Democratic presidential contenders are facing what could be their last chance to halt an ascendant Sen. Bernie Sanders during the presidential debate in South Carolina on Tuesday.
The event in Charleston, hosted by CBS News, is likely to be a rowdy affair.
That was the case during the last debate, held in Las Vegas last Wednesday, which showcased an energized Sen. Elizabeth Warren going after Mike Bloomberg, the former mayor of New York, over his record on race and the allegations of sexism that have dogged his cash rich bid.
Warren's performance juiced her campaign with a flood of new contributions from online donors but did little to boost her in the polls or in the Nevada caucuses, where she came in fourth. Bloomberg, though, was badly damaged by the Massachusetts senator's attacks.
He may be better prepared to withstand the incoming fire during round two. His campaign aims to confront Sanders with attacks drawn from opposition research into the Vermont senator's record.
Indeed, Sanders is likely to face scrutiny from a united front of Democrats. The contenders on stage also include former Vice President Joe Biden, former South Bend Mayor Pete Buttigieg, Sen. Amy Klobuchar and former hedge fund manager Tom Steyer, who is returning to the debates after failing to meet the qualifications for the last one.
The debate will kick off at 8 p.m. ET and is expected to last just over two hours. It comes four days before Saturday's South Carolina primary, the last nominating contest next week's crucial Super Tuesday contests.
Sanders has zoomed in the polls in recent weeks and is expected to rout his competitors on Super Tuesday unless they manage to change the trajectory of the race. That could give him an unstoppable lead in pledged delegates.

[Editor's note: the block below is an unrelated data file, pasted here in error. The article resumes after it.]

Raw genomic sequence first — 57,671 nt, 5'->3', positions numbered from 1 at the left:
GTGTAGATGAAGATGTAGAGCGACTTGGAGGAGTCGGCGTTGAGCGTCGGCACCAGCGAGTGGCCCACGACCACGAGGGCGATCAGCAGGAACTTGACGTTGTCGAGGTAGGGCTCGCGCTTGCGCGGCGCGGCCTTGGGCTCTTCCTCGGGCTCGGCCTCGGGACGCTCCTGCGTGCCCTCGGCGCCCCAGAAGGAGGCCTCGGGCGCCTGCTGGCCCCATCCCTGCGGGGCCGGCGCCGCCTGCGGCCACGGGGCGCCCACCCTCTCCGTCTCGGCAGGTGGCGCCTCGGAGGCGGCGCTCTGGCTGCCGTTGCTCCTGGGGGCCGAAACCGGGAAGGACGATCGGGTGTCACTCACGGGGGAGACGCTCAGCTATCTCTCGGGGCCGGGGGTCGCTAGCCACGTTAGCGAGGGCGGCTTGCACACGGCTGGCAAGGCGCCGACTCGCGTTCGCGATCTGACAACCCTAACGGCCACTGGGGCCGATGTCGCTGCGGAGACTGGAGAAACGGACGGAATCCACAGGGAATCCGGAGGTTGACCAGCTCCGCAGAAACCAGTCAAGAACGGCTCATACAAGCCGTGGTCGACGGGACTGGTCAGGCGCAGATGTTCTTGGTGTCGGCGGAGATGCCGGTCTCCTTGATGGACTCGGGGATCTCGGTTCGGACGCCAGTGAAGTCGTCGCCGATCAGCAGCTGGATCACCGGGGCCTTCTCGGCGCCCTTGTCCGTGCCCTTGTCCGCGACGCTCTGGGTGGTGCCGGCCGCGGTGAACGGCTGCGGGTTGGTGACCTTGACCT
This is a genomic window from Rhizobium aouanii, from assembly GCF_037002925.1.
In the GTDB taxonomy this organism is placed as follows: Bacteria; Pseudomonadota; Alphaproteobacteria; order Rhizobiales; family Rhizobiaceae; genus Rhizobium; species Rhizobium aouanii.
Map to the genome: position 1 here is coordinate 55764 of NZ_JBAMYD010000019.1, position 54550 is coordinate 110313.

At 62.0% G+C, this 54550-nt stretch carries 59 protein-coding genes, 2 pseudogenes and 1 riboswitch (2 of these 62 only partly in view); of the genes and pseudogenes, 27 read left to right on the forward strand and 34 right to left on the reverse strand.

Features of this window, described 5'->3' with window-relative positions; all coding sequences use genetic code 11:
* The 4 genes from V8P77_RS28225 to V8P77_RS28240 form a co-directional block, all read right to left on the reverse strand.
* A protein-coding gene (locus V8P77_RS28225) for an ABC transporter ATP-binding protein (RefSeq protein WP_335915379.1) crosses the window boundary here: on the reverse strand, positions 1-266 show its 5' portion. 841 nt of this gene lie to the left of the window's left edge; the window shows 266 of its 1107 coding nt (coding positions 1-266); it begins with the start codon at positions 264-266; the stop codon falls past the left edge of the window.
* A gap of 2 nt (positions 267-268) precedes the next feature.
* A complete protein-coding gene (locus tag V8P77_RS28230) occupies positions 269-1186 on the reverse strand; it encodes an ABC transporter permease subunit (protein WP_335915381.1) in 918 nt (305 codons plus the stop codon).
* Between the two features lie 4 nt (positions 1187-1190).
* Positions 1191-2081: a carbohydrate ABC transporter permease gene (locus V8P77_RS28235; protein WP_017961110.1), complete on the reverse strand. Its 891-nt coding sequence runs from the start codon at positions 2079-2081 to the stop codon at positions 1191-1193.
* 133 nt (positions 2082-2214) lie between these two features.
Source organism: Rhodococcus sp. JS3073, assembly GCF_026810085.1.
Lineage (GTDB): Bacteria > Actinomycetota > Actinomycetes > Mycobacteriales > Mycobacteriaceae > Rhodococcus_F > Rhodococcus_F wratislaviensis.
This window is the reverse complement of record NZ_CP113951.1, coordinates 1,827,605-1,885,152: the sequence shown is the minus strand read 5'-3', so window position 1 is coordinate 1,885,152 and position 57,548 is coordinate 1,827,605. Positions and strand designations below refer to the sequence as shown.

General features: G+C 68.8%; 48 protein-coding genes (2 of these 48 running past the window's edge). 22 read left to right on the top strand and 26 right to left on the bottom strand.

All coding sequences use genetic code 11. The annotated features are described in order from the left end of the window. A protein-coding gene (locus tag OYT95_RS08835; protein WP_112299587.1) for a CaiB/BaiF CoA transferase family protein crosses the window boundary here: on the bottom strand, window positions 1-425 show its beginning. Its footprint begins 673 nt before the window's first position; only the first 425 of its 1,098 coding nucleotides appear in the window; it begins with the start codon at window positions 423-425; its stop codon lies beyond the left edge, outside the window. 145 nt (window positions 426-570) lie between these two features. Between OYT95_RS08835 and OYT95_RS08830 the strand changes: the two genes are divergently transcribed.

Sanders' rivals have escalated their attacks since the Nevada caucuses on Saturday. Sanders dominated the contest with a double-digit lead over his nearest competitor, Biden, carrying both liberal and moderate Democrats and earning an estimated 70% support among Latinos, according to researchers at the Latino Policy and Politics Initiative at UCLA.
Biden, who has counted on a strong showing in South Carolina, especially among its powerful African American bloc, to resuscitate his campaign, may have the most at stake.
The former vice president has gone on the offensive since Nevada, critiquing Sanders' praise of a literacy campaign pursued by the Cuban communist leader Fidel Castro. Biden's campaign has also aired a television ad with allegations that Sanders sought to challenge then-President Barack Obama in the 2012 primaries, which Sanders has denied.
Biden was seen as the race's front-runner until votes started rolling in. He finished in fourth in Iowa and fifth in New Hampshire before taking second place in Nevada. Bloomberg's entrance into the race in November cut his support, particularly among black voters.
"I'm a Democrat for a simple reason," Biden said Saturday as Nevada's results came in, seeking to favorably contrast himself with Sanders, an independent, and Bloomberg, a billionaire former Republican. "I ain't a socialist, I ain't a plutocrat, I'm a Democrat."
Bloomberg has been devoting his nearly exclusive focus to Sanders. Ahead of the debate in South Carolina, the billionaire was preparing a media onslaught against the front-runner.
He has hammered Sanders' mixed record on gun control, dating to the early 1990s, as well as reports that the Russian government is interfering in the race to boost Sanders. Sanders has denounced the alleged Russian efforts and publicly warned Moscow to stay our of the race.
On guns, Sanders voted against national background check legislation in 1993 and in favor of a bill to immunize gun manufacturers from certain lawsuits a decade later. Those votes dogged his 2016 primary run against Hillary Clinton.
This cycle, Sanders has said he has evolved on the issue. His 2020 platform calls for strict gun control measures. In a show of credibility, several of the co-founders of the youth-led gun safety organization March for Our Lives endorsed him on Thursday.
The debate will be an important test of Bloomberg's ability to go head to head with his rivals after his lackluster debate performance last week.
He will need a strong showing to gain momentum. Bloomberg has spent more than half a billion dollars of his own personal fortune on a campaign strategy dedicated to the Super Tuesday states.
But in state polls conducted ahead of the debate, he was trailing Sanders in all five of the biggest Super Tuesday states, collectively worth almost half the about 2,000 delegates needed to clinch the nomination.